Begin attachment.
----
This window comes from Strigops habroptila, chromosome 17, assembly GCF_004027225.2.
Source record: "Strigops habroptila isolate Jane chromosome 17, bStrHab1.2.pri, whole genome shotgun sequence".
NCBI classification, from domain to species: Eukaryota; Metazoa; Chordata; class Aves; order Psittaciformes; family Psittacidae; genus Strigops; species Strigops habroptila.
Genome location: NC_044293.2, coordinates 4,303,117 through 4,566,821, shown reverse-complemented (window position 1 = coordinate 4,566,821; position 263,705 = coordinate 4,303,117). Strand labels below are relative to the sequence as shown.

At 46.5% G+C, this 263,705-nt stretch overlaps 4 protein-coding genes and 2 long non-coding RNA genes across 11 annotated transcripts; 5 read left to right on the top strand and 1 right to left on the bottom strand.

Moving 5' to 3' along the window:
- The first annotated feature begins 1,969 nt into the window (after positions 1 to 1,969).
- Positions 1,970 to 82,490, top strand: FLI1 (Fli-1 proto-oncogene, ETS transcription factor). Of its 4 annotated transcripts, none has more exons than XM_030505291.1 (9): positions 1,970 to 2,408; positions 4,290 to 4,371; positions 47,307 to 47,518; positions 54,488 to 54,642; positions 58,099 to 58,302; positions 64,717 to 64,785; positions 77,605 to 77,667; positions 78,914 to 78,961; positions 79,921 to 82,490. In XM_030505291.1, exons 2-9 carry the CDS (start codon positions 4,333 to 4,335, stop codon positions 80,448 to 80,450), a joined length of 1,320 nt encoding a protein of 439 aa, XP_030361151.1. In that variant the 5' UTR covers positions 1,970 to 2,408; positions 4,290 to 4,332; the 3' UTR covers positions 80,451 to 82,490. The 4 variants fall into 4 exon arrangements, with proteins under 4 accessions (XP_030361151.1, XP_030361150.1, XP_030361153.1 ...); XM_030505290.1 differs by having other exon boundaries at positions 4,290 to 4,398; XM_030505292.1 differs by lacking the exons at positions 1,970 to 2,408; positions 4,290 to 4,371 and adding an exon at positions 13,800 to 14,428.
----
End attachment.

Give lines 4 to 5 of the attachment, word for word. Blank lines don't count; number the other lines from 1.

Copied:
Genome location: NC_044293.2, coordinates 4,303,117 through 4,566,821, shown reverse-complemented (window position 1 = coordinate 4,566,821; position 263,705 = coordinate 4,303,117). Strand labels below are relative to the sequence as shown.

At 46.5% G+C, this 263,705-nt stretch overlaps 4 protein-coding genes and 2 long non-coding RNA genes across 11 annotated transcripts; 5 read left to right on the top strand and 1 right to left on the bottom strand.